This year the cassava fields of farmer Pamela Nyirenda have not just brought her a secure harvest, but a financial windfall as well: buyers snap up the tubers to produce ethanol for alcohol-based hand sanitiser.
As the coronavirus pandemic hits Africa, cassava flour in Zambia is this year selling for up to 5,000 kwacha ($270) a tonne, a steep rise from less than 2,000 kwacha last year at this time, according to the Zambia National Farmers Union.
Small-scale farmers like Nyirenda say they’re fast reaping the benefits of switching to hardier crops, both in terms of better food security in a time of uncertainty and more income.
“This is my second year cultivating [it] and I have managed 10 tonnes of cassava tubers,” she told the Thomson Reuters Foundation in a telephone interview. She said she expects to earn nearly twice as much from her cassava this year as last.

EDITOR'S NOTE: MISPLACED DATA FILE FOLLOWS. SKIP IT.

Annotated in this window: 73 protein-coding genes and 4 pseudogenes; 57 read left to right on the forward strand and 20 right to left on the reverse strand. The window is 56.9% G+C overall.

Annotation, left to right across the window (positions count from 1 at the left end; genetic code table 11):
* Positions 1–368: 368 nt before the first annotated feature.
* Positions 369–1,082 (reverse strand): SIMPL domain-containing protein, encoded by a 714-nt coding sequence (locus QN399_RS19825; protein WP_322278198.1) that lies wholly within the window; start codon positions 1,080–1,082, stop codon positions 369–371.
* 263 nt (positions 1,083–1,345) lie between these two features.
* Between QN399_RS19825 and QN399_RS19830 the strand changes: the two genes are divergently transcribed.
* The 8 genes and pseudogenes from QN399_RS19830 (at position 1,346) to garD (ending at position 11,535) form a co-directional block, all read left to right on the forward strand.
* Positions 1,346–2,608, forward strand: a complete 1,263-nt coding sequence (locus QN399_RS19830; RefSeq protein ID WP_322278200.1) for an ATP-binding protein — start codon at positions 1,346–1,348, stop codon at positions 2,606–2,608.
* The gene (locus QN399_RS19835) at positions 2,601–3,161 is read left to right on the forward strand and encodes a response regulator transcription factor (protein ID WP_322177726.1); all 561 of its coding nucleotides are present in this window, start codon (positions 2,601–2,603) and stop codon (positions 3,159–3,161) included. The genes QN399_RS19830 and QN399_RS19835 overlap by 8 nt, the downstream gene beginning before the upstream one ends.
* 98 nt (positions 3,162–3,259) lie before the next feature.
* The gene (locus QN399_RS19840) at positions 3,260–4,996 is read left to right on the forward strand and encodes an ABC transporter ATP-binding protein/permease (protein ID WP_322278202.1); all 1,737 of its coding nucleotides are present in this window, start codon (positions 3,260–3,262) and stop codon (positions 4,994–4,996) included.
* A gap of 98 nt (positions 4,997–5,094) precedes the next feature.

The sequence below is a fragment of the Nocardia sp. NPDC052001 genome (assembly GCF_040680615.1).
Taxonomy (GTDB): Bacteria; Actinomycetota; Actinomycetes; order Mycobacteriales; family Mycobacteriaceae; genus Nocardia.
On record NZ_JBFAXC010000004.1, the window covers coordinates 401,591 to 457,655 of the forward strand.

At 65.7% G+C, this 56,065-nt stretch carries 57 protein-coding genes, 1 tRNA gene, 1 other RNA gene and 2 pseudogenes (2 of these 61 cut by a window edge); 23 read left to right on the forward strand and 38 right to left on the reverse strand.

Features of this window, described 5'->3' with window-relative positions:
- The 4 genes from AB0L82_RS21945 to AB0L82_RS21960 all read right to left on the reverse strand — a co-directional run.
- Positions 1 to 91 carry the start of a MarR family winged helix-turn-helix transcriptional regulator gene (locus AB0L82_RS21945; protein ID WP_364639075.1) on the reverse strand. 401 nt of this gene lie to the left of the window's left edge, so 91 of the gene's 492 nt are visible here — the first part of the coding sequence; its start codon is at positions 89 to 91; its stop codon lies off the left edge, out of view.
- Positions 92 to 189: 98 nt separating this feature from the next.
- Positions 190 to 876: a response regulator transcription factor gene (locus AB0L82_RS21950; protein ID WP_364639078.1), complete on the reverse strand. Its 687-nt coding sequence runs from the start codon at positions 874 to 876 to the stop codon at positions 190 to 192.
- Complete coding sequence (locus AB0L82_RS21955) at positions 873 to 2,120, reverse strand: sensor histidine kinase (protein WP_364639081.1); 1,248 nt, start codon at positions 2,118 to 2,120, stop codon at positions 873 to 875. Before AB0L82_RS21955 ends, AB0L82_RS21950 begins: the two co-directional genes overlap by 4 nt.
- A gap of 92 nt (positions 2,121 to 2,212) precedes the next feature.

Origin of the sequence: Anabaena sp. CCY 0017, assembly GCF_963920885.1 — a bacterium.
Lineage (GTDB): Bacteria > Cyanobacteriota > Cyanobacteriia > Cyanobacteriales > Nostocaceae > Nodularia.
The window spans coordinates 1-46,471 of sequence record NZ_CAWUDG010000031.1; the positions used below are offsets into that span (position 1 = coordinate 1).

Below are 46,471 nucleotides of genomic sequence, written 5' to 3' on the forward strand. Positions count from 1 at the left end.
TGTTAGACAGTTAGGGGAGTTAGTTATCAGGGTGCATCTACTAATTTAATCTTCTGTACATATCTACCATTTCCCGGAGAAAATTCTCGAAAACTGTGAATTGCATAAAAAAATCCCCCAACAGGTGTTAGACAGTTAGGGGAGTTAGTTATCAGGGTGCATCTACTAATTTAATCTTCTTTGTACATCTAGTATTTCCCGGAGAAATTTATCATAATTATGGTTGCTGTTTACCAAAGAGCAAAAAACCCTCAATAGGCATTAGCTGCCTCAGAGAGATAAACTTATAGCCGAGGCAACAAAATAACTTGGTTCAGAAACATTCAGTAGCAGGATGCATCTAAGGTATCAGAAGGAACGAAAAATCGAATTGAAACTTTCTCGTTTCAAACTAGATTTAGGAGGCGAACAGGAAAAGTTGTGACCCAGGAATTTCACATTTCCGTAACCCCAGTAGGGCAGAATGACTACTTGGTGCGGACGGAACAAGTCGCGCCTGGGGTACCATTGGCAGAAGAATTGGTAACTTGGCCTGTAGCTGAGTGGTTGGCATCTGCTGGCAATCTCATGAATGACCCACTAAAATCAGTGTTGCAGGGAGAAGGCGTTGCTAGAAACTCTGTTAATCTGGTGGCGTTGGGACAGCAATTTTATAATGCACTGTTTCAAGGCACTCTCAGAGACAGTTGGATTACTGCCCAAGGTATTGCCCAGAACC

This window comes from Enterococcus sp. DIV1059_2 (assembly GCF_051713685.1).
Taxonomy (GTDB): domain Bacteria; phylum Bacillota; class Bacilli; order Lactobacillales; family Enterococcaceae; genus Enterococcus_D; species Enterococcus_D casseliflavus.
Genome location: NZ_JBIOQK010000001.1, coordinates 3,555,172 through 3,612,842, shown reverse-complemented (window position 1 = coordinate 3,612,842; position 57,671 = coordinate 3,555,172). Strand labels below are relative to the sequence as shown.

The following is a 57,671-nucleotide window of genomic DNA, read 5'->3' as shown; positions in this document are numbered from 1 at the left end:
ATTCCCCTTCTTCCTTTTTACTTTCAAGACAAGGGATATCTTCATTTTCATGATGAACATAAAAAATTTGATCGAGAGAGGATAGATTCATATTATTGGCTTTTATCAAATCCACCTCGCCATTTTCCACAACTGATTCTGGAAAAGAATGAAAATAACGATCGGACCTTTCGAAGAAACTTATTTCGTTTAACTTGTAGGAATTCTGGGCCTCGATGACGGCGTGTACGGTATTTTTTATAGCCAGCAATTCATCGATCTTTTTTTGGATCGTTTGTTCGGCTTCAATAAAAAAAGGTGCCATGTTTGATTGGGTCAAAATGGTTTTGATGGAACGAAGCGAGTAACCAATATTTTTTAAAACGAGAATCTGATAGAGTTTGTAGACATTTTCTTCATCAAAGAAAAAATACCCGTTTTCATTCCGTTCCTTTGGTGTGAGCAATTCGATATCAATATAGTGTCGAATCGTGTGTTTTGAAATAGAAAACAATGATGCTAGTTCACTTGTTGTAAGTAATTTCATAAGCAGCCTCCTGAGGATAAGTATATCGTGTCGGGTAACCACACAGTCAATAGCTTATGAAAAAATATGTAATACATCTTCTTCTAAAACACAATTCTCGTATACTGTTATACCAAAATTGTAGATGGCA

As they struggle with longer and more frequent droughts linked to climate change, a growing number of farmers in Zambia – and across sub-Saharan Africa – are switching to water-saving crops more likely to ensure a harvest, even in poor conditions.
Musika, a Zambian agricultural non-profit, noted than over 25,000 farmers in Zambia - many of them women - are now growing particularly drought-tolerant varieties of cassava, up from 5,000 five years ago. Pamela Hamasaka, head of corporate affairs for Musika, said demand for cassava ethanol has surged in Zambia as companies rush to churn out more hand sanitiser to control the spread of the deadly COVID-19 pandemic.